services of Guialani despite his claim that he could have easily availed
himself of the facilities of other insurance companies.
She recommended that Atty. Palomares be
suspended from the practice of law for a period of eighteen (18) months.
The recommendation was adopted by the IBP
Board of Governors on 30 August 2003 in its Resolution No. XVI-2002-81.
Administrative complaints for disbarment are referred to the IBP
for formal investigation by the Court after an evaluation by it of the
pleadings submitted.1 An ex-parte investigation may only be conducted when the respondent fails to
appear despite reasonable notice.2 In this case, it would appear that
no investigation, not even just an ex-parte investigation, was conducted
by the Commission on Bar Discipline.
The prevailing procedure for investigation is that expressed in
Rule 139-B of the Rules of Court some pertinent provisions of which read:chanroblesvirtua1awlibrary
Duties of the
National Grievance Investigator. The National Grievance Investigators
shall investigate all complaints against members of the Integrated Bar referred
to them by the IBP Board of Governors.
x x x
dismissal. If the complaint appears to be meritorious, the Investigator
shall direct that a copy thereof be served upon the respondent, requiring him
to answer the same within fifteen (15) days from the date of service.
If the complaint does not merit action, or
if the answer shows to the satisfaction of the Investigator that the complaint
is not meritorious, the same may be dismissed by the Board of Governors upon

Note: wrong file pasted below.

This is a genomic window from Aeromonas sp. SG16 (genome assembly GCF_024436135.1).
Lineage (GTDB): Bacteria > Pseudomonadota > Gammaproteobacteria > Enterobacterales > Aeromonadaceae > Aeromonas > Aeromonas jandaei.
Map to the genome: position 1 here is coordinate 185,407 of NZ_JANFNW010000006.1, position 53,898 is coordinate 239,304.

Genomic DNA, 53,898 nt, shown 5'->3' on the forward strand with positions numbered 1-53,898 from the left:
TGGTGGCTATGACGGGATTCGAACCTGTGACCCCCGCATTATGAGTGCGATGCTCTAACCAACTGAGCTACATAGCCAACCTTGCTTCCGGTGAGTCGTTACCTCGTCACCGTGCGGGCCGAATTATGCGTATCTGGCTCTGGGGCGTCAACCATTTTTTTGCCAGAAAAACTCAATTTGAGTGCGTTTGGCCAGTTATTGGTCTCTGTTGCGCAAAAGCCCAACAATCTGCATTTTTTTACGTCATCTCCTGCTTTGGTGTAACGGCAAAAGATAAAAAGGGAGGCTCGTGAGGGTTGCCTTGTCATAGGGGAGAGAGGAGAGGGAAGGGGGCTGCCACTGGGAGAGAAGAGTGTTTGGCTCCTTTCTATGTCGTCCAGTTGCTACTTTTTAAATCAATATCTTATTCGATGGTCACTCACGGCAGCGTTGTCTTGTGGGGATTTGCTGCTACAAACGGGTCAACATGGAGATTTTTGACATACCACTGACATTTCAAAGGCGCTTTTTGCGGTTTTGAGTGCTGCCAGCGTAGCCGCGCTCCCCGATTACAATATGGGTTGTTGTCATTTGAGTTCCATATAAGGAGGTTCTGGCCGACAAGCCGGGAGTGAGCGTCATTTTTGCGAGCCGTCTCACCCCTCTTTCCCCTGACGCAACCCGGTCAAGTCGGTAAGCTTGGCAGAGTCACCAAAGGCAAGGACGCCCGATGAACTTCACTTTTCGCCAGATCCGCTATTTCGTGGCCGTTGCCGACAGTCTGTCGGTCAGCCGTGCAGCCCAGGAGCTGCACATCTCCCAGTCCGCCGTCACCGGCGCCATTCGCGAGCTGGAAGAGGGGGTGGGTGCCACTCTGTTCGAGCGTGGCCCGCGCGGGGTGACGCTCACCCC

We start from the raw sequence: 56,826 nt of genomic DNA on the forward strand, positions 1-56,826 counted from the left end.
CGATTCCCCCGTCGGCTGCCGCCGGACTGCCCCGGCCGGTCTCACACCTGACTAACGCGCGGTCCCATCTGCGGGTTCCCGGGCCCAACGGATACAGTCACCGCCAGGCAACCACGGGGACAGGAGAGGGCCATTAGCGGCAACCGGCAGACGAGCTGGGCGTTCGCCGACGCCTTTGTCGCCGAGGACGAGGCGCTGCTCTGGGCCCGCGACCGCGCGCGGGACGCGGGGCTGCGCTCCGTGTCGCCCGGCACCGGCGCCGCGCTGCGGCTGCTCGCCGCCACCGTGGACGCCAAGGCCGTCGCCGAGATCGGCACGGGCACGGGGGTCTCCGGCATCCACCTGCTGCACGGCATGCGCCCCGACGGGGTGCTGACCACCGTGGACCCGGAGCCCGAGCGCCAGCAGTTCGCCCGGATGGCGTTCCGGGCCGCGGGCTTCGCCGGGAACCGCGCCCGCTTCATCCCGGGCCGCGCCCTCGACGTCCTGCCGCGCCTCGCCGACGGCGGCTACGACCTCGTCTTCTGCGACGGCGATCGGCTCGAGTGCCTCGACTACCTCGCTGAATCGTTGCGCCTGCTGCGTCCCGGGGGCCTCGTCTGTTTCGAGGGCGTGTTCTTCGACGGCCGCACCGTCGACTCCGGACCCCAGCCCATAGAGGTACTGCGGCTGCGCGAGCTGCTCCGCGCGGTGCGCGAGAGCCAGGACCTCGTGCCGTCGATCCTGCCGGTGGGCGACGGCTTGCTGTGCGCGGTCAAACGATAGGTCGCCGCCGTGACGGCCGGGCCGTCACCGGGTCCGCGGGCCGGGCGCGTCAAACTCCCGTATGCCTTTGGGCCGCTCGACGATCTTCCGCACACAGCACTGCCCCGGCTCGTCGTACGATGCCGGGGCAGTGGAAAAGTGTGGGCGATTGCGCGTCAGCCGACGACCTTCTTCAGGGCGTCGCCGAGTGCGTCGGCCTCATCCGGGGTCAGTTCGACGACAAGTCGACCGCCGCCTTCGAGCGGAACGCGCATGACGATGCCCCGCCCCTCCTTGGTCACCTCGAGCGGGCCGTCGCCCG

A copy of the
resolution of dismissal shall be furnished the complainant and the Supreme
Court which may review the case motu proprio or upon timely appeal of
the complainant filed within 15 days from notice of the dismissal of the
No investigation shall be interrupted or terminated by reason of
the desistance, settlement, compromise, restitution, withdrawal of the charges,
or failure of the complainant to prosecute the same.
x x x x x xx x x
Upon joinder of issues or upon failure of the respondent to answer, the
Investigator shall, with deliberate speed, proceed with the investigation of
He shall have the power to
issue subpoenas and administer oaths.
The respondent shall be given full opportunity to defend himself, to present
witnesses on his behalf and be heard by himself and counsel.
However, if upon reasonable notice, the
respondent fails to appear, the investigation shall proceed ex parte.
The Investigator shall terminate the investigation within three
(3) months from the date of its commencement, unless extended for good cause by
the Board of Governors upon prior application.
Willful failure to refusal to obey a subpoena or any other lawful
order issued by the Investigator shall be dealt with as for indirect contempt
The corresponding charge
shall be filed by the Investigator before the IBP Board of Governors which
shall require the alleged contemnor to show cause within ten (10) days from
The IBP Board of Governors may
thereafter conduct hearings, if necessary, in accordance with the procedure set
forth in this Rule for hearings before the Investigator.
Such hearing shall as far as practicable be
terminated within fifteen (15) days from its commencement.
Thereafter, the IBP Board of Governors shall
within a like period of fifteen (15) days issue a resolution setting forth its
findings and recommendations, which shall forthwith be transmitted to the
Supreme Court for final action and if warranted, the imposition of penalty.
The Court must call for the due observance of the foregoing
rules, and it is thus constrained to remand the case to the IBP for further
WHEREFORE, the instant
administrative case is REMANDED to the Integrated Bar of the Philippines for
further proceedings; it is also directed to act on this referral with dispatch.
Sandoval-Gutierrez, Corona, and
Carpio-Morales, JJ., concur.